From Deep Rising they took the 90s-era digital monster effects, a little bit of tomato paste, a lot of goofy dialogue, a gang of non-characters, a big storm, and the word “deep!” From Jaws they took sharks! All of this is set at an underwater installation that differs from the above-named 1989 pictures in that it’s not at the bottom of the sea, but rather some small distance below the surface, with much of it floating like an artificial island! We explore this facility in the company of Mr. Samuel L. Jackson, known from such movies as Exorcist III and Die Hard With A Vengeance, who plays Russell Franklin, the millionairesman who funded the project!

Thomas Jane is a surly diver called Carter and Saffron Burrows is Dr. Susan; and other characters are played by Jacqueline McKenzie from Malignant, Michael Rapaport from Metro, LL Cool J from Halloween H2O (as “Preacher,” cook, parrot owner, and man of God), and of course Stellan Skarsgård from The Hunt for Red October and Dune Part One as The Doc! Their goal? Make sea sharks smart as a way of somehow curing Alzheimer’s! (Ha ha, strangely they ignore the fact that they already have an animal aboard their station that can talk, which is Preacher’s foul-mouthed parrot, so why not test on him!)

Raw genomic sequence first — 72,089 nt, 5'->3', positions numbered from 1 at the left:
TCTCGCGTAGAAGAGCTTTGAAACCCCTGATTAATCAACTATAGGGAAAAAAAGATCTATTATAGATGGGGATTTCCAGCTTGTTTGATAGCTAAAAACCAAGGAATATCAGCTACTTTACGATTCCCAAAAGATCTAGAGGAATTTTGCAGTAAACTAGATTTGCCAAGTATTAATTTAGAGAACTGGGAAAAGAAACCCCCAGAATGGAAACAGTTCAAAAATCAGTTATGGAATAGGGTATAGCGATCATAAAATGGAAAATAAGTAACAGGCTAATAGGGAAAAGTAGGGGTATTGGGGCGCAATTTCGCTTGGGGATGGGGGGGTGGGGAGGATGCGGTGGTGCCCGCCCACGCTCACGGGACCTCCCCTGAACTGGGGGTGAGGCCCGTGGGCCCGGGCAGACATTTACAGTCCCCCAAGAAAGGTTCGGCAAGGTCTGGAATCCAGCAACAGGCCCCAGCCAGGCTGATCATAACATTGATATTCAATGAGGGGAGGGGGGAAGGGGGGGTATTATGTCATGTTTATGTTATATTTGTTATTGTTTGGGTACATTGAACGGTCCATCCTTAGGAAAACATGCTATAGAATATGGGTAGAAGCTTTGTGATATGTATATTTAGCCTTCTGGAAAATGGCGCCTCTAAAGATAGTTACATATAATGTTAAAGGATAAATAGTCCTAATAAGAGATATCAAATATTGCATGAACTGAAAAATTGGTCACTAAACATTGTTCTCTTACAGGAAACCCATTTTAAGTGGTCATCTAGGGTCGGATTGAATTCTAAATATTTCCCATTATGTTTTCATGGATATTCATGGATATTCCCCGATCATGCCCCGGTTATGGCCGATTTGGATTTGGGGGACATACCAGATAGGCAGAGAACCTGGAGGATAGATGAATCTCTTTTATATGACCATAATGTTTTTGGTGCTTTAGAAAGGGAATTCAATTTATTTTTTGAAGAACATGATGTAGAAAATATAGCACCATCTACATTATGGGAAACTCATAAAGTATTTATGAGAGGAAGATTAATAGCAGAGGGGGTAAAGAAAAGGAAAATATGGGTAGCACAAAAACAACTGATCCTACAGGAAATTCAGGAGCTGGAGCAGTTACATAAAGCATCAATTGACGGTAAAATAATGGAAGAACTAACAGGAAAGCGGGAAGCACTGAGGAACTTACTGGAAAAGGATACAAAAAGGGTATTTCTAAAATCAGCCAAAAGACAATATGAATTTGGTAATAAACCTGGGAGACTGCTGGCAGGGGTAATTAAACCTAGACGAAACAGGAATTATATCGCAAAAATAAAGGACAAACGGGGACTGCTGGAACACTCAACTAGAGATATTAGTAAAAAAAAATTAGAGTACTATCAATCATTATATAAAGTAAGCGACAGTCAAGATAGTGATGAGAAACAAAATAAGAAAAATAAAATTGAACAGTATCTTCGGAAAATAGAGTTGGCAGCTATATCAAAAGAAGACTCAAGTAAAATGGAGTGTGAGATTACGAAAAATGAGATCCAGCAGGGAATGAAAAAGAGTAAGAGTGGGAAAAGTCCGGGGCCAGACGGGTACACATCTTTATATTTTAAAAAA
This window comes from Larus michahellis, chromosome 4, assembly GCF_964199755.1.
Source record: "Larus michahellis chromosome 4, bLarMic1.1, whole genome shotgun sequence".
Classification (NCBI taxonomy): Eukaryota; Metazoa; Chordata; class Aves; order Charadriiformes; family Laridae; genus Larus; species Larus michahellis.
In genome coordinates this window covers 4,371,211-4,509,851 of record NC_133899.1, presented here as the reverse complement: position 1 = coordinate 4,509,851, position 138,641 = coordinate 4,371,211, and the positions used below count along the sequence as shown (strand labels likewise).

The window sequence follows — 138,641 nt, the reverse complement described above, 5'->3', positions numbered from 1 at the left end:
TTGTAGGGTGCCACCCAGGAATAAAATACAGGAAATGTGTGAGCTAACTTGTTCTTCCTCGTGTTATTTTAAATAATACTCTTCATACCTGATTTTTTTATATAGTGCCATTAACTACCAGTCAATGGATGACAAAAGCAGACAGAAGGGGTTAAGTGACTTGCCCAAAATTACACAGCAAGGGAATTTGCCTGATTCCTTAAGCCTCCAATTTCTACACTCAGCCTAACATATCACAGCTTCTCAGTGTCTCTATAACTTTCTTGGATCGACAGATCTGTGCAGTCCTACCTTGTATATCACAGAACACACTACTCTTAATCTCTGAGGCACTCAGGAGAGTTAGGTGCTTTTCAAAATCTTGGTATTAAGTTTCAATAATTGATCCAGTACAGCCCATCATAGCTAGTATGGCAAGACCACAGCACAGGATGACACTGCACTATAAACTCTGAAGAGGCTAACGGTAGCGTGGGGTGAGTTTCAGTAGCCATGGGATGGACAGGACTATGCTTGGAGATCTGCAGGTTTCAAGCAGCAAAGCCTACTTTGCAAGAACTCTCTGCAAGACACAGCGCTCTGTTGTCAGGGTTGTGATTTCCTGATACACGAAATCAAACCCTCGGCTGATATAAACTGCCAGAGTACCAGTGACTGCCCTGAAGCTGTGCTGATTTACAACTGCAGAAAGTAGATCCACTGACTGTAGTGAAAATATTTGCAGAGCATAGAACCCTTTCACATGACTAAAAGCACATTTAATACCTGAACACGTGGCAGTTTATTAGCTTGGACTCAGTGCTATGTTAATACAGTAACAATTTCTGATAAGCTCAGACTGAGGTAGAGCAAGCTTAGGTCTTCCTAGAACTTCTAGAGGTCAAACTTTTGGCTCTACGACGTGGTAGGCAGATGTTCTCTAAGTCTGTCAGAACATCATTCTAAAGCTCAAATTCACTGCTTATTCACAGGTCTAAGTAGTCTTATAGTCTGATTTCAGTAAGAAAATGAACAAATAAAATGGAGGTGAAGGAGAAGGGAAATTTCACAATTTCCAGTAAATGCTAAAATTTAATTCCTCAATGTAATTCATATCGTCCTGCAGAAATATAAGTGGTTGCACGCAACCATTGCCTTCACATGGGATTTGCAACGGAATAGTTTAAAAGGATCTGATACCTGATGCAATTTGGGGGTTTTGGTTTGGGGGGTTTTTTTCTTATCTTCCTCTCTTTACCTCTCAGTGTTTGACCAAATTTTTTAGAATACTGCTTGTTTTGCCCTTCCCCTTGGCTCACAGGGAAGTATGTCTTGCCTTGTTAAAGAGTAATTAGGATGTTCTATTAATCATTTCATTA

Ha ha, it’s a noble goal, but when the inevitable storm comes and wreaks havoc, and the topside portion of the facility is destroyed and the supersmart sea sharks released from their pen, the characters are left wishing maybe they hadn’t poked so much at the bitey fish! Ha ha, naturally the sea sharks want revenge, and they take it out mostly on The Doc, who gets his arm chomped off for starters, then when they’re trying to helicopter him out of there, a shark nabs him off the end of the cable, carries him around a bit underwater, then uses him as a battering ram to get through an underwater window! Oh, poor Doc!